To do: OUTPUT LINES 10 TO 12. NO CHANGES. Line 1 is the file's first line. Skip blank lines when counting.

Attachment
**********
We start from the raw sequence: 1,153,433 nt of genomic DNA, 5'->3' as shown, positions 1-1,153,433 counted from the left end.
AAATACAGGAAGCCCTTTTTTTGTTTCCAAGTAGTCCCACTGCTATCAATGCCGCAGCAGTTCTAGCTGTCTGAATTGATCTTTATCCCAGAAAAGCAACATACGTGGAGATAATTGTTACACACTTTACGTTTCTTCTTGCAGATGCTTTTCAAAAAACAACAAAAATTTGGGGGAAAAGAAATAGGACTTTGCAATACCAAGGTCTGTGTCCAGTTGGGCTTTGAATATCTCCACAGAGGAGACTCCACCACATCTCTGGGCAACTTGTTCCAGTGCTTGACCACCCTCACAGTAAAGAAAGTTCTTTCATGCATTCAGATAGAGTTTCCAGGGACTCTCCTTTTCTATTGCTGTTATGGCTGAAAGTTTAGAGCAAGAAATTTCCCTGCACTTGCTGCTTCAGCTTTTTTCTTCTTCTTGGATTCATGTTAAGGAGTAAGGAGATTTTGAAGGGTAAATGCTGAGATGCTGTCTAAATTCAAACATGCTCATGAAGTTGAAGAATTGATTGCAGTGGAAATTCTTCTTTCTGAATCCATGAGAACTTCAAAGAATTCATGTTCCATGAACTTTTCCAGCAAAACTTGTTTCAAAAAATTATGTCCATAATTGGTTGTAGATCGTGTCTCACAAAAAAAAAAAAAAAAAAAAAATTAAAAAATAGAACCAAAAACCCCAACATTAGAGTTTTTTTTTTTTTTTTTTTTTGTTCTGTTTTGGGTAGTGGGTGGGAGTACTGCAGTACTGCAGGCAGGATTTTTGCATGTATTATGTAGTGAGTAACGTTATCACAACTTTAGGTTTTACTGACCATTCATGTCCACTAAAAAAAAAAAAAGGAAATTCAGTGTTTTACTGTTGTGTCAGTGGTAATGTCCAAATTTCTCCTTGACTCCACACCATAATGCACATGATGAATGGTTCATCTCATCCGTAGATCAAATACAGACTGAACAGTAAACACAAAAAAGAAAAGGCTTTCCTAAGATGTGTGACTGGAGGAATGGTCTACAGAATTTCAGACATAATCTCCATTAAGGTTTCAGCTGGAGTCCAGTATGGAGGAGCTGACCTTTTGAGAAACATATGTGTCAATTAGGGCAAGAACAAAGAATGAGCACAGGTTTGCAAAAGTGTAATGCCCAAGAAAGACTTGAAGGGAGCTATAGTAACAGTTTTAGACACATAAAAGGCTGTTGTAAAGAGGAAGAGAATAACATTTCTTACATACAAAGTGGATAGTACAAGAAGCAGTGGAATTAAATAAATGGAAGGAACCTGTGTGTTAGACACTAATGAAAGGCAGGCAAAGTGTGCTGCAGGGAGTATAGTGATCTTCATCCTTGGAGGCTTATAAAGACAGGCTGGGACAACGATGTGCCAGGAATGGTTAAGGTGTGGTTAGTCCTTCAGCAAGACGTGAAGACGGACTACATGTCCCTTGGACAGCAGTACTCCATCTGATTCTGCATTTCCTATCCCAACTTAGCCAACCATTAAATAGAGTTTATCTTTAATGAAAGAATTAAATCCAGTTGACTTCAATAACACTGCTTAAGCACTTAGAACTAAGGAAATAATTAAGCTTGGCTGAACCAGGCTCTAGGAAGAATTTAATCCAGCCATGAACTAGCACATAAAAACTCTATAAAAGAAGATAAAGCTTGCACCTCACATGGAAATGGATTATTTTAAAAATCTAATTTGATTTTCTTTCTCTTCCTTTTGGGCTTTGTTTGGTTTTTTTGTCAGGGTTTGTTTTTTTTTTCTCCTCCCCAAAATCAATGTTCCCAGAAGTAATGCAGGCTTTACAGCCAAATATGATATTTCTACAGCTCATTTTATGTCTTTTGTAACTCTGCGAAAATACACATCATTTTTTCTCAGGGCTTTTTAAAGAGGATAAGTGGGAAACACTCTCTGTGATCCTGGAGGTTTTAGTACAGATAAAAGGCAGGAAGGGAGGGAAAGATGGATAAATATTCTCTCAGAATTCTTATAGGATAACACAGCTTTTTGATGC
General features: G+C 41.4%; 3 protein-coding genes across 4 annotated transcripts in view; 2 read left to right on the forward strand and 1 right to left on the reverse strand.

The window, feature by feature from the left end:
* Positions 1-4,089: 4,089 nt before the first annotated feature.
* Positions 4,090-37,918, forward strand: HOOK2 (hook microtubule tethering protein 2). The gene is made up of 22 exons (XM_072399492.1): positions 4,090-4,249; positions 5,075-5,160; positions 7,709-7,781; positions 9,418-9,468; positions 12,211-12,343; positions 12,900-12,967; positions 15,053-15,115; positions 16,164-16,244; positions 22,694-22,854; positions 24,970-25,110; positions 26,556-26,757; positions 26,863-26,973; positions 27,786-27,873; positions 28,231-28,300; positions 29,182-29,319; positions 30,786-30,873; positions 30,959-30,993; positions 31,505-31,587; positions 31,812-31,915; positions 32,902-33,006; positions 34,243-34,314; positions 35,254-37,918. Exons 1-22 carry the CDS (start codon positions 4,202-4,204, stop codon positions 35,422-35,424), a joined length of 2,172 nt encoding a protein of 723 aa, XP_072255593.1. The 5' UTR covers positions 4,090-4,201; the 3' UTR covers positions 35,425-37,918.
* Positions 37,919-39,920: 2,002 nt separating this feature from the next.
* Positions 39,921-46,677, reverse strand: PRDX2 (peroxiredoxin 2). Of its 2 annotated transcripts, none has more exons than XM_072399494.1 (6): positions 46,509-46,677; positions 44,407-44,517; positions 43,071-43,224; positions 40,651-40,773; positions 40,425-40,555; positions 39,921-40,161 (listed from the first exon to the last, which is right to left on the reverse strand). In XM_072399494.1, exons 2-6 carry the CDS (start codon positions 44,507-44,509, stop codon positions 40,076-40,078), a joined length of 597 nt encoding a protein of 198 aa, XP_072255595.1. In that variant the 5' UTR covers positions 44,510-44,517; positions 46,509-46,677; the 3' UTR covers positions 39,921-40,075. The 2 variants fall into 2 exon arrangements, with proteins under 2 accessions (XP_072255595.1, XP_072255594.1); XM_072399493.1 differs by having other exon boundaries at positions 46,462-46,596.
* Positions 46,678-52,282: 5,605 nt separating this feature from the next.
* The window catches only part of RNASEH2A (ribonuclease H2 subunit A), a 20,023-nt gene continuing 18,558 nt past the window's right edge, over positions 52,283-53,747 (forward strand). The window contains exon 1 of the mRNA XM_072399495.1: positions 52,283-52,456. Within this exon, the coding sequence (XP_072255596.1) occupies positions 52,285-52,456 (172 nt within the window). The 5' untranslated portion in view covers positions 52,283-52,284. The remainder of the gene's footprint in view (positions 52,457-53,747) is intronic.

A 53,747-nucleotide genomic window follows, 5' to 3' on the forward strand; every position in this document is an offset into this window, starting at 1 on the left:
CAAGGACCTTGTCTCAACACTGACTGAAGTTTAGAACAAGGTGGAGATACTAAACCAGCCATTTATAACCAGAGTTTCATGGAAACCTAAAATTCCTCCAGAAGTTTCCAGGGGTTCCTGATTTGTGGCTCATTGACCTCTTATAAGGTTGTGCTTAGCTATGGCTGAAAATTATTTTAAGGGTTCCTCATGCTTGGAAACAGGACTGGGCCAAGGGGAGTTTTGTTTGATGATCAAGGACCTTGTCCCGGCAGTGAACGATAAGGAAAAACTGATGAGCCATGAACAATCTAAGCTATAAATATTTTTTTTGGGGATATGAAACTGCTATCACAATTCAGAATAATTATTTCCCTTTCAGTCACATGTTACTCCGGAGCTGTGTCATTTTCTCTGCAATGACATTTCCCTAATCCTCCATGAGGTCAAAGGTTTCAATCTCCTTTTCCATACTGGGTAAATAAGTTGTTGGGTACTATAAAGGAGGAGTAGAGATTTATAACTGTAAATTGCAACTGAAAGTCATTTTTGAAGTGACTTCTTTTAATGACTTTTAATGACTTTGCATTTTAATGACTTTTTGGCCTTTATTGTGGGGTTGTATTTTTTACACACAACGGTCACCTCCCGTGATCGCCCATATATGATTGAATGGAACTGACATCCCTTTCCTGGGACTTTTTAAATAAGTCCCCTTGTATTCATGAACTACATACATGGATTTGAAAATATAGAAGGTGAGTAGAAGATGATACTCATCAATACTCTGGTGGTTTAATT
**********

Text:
* The window catches only part of RNASEH2A (ribonuclease H2 subunit A), a 20,023-nt gene continuing 18,558 nt past the window's right edge, over positions 52,283-53,747 (forward strand). The window contains exon 1 of the mRNA XM_072399495.1: positions 52,283-52,456. Within this exon, the coding sequence (XP_072255596.1) occupies positions 52,285-52,456 (172 nt within the window). The 5' untranslated portion in view covers positions 52,283-52,284. The remainder of the gene's footprint in view (positions 52,457-53,747) is intronic.

A 53,747-nucleotide genomic window follows, 5' to 3' on the forward strand; every position in this document is an offset into this window, starting at 1 on the left:
CAAGGACCTTGTCTCAACACTGACTGAAGTTTAGAACAAGGTGGAGATACTAAACCAGCCATTTATAACCAGAGTTTCATGGAAACCTAAAATTCCTCCAGAAGTTTCCAGGGGTTCCTGATTTGTGGCTCATTGACCTCTTATAAGGTTGTGCTTAGCTATGGCTGAAAATTATTTTAAGGGTTCCTCATGCTTGGAAACAGGACTGGGCCAAGGGGAGTTTTGTTTGATGATCAAGGACCTTGTCCCGGCAGTGAACGATAAGGAAAAACTGATGAGCCATGAACAATCTAAGCTATAAATATTTTTTTTGGGGATATGAAACTGCTATCACAATTCAGAATAATTATTTCCCTTTCAGTCACATGTTACTCCGGAGCTGTGTCATTTTCTCTGCAATGACATTTCCCTAATCCTCCATGAGGTCAAAGGTTTCAATCTCCTTTTCCATACTGGGTAAATAAGTTGTTGGGTACTATAAAGGAGGAGTAGAGATTTATAACTGTAAATTGCAACTGAAAGTCATTTTTGAAGTGACTTCTTTTAATGACTTTTAATGACTTTGCATTTTAATGACTTTTTGGCCTTTATTGTGGGGTTGTATTTTTTACACACAACGGTCACCTCCCGTGATCGCCCATATATGATTGAATGGAACTGACATCCCTTTCCTGGGACTTTTTAAATAAGTCCCCTTGTATTCATGAACTACATACATGGATTTGAAAATATAGAAGGTGAGTAGAAGATGATACTCATCAATACTCTGGTGGTTTAATT